I don’t see a little extra weight… I see where the weight is sitting.  I see puffy arms, ankles and a new belly.  I see fat cheeks. I don’t see an awesome new hairstyle, I see thin hair and a bald spot… oh wait!  There’s the hair… on my face and my arms.  I definitely have a new appreciation for Nair.  I don’t see a new summer style, I see hiding behind my clothing.  I see loathing and tears.  I see the love lost for my body.  

Ugh.  That actually burns my brains to type out that I’m not happy with my body.  I don’t like admitting that.  I know that it’s temporary.  I know it is, I’ve gone through this cycle more times than I’d like to remember.  I know that just as soon as I get used to this slightly heavier body, my weight will stop dropping.  I know that my hair will come back, I know that the extra hair will go away.  I know my body will change… again.  

I don’t know.  I guess this time around I’m having a particularly hard time with the changes my body is driving through.  I know it’ll get better, or at least change again, but it’s tough.  I’ve decided to treat myself a bit these next couple of weeks.  Instead of my usual bout of refusing to acknowledge that my body has changed, even temporarily, I’m going to just embrace it. Maybe pick up a few new clothes, new shoes (yes, my feet have swollen a bit) and tomorrow I’m going to go get my haircut by a friend, something a little shorter to hide the spot and thinning.  I think that maybe instead of ignoring my body changing, I’m going to accept it, even if I don’t like it.  

Regardless, writing this all down, admitting it to the internet and my friends has made me feel a little bit better.  Being honest with people and letting my fingers do the talking has helped.  I’m having a hard time, I’m feeling like crap, and I am self conscious.  I’m not happy with how I’ve ended up looking, and that’s okay, and I’m telling people instead of hiding it.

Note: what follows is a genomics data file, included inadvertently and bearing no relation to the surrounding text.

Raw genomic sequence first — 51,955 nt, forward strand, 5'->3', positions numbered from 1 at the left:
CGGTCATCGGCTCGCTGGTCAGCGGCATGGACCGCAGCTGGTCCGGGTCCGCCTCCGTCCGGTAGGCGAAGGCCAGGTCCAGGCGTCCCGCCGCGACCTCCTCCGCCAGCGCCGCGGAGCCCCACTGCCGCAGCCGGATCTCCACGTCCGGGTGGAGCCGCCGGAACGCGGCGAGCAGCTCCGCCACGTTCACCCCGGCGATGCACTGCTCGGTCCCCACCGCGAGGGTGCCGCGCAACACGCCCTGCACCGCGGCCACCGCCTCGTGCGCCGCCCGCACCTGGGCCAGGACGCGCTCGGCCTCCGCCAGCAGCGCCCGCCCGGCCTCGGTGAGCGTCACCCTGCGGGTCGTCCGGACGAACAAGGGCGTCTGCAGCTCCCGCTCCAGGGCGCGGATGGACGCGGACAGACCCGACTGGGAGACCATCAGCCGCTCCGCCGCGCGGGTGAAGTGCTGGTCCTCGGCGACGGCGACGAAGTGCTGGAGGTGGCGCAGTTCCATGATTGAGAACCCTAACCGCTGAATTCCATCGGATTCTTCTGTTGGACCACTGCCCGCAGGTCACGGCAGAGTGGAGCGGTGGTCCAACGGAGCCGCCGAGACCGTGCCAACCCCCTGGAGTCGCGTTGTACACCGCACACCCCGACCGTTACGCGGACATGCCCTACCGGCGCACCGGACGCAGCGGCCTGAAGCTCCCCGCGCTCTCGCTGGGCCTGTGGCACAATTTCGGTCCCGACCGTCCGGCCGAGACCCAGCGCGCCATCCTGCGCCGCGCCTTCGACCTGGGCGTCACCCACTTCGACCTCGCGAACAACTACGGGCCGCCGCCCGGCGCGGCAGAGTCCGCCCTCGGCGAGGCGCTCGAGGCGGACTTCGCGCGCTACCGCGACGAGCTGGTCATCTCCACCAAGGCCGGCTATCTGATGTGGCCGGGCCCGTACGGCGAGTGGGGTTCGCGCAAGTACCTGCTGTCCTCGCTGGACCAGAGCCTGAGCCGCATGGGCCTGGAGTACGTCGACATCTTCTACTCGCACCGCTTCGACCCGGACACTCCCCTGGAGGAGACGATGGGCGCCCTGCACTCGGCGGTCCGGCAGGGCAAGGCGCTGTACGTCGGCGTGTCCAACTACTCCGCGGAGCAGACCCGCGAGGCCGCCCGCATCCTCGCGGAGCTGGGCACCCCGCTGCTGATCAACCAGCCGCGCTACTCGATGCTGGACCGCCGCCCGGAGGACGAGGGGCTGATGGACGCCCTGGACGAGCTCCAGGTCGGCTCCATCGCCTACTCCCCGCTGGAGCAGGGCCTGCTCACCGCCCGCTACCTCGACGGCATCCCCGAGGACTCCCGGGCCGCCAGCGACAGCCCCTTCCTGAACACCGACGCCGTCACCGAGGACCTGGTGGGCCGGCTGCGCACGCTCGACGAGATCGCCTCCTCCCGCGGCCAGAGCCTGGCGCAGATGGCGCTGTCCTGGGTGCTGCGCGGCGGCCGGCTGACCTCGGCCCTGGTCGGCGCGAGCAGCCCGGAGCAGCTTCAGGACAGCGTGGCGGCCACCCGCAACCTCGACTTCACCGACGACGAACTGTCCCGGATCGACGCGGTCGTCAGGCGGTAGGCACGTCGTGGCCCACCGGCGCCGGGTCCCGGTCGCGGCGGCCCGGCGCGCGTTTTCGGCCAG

Advertisements

2 thoughts on “Vanity, Disease and Pushing Through.

  1. Congratulations for sharing. I like the way you write about it. As I read I’m nodding. While your experience is your unique and personal experience, I feel you have written down mine. ‘I see lost love for my body.’ I hope there are medical professionals reading this to give them in insight for the trauma pred causes. Personally, I always find my new beard very disturbing, particularly because I’m neither a hipster nor a bloke.

    New shoes are always a winner. And I hope your hair grows back soon.

    • Thank you! Prednisone is such a horrible drug…. The worst part? With all the side effects the damn pharm companies can’t even coat the damn pills! Yuck!

      I figured I’d write about all of it because I know almost everyone whose been on prednisone can relate.

      Thanks for the read!

Reply, do it, you know you want to!

Fill in your details below or click an icon to log in:

WordPress.com Logo

You are commenting using your WordPress.com account. Log Out / Change )

Twitter picture

You are commenting using your Twitter account. Log Out / Change )

Facebook photo

You are commenting using your Facebook account. Log Out / Change )

Google+ photo

You are commenting using your Google+ account. Log Out / Change )

Connecting to %s